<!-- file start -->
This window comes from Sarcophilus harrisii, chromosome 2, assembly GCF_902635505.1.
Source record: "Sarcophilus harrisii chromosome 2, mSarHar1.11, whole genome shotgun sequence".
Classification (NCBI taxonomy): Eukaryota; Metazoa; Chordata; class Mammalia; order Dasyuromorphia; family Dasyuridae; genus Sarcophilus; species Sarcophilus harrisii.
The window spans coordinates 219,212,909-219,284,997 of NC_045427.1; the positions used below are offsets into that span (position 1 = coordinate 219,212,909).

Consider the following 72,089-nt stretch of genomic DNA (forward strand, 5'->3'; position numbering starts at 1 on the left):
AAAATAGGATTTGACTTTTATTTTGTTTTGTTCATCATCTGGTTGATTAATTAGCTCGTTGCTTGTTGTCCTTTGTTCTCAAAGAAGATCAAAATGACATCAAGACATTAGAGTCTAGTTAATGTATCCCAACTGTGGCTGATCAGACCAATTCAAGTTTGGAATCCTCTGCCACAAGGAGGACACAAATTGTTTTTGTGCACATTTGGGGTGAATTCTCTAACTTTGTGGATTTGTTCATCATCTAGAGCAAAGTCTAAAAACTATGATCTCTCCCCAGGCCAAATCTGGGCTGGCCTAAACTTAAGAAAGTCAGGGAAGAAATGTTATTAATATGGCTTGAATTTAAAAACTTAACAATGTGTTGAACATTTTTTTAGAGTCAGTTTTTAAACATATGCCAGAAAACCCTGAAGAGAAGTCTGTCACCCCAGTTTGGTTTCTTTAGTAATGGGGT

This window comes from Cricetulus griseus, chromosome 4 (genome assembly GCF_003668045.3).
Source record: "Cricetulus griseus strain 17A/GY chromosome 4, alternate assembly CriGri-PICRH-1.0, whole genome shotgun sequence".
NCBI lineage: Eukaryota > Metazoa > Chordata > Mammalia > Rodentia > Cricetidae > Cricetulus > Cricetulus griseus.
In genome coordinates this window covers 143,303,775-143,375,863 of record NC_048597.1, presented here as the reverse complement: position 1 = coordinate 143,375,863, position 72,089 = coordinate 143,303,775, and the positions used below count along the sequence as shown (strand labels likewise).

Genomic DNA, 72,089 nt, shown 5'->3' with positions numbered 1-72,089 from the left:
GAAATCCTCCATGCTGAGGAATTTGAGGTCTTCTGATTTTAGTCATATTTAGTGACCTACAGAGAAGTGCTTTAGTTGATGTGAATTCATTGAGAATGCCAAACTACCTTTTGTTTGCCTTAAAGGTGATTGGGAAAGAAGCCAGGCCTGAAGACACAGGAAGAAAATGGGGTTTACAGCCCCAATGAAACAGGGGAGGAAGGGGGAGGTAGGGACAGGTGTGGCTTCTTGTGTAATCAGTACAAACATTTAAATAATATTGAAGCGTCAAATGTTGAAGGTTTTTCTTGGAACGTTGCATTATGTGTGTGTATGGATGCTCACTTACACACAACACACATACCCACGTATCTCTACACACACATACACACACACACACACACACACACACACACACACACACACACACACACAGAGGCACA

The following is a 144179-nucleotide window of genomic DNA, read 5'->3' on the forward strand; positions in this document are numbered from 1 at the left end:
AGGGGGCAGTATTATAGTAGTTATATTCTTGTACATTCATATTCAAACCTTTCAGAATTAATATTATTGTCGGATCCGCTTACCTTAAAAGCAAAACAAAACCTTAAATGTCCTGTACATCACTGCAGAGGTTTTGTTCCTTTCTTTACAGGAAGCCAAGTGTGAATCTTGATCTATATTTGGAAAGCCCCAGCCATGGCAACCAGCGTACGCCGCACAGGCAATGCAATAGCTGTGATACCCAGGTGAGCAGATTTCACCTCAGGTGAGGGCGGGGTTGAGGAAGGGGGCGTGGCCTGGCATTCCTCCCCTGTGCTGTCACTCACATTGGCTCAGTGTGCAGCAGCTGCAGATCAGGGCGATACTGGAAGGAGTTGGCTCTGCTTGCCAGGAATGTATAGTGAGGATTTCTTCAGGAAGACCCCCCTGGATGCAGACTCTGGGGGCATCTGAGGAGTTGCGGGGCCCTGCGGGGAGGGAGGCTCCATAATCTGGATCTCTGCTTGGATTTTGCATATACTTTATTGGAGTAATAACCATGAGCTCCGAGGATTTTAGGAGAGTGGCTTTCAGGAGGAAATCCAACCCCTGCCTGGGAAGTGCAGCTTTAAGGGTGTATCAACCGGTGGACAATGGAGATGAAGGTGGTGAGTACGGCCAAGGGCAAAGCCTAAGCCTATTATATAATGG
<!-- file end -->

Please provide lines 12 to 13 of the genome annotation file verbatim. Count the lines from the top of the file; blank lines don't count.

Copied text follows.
GAAATCCTCCATGCTGAGGAATTTGAGGTCTTCTGATTTTAGTCATATTTAGTGACCTACAGAGAAGTGCTTTAGTTGATGTGAATTCATTGAGAATGCCAAACTACCTTTTGTTTGCCTTAAAGGTGATTGGGAAAGAAGCCAGGCCTGAAGACACAGGAAGAAAATGGGGTTTACAGCCCCAATGAAACAGGGGAGGAAGGGGGAGGTAGGGACAGGTGTGGCTTCTTGTGTAATCAGTACAAACATTTAAATAATATTGAAGCGTCAAATGTTGAAGGTTTTTCTTGGAACGTTGCATTATGTGTGTGTATGGATGCTCACTTACACACAACACACATACCCACGTATCTCTACACACACATACACACACACACACACACACACACACACACACACACACACACACACACAGAGGCACA

The following is a 144179-nucleotide window of genomic DNA, read 5'->3' on the forward strand; positions in this document are numbered from 1 at the left end: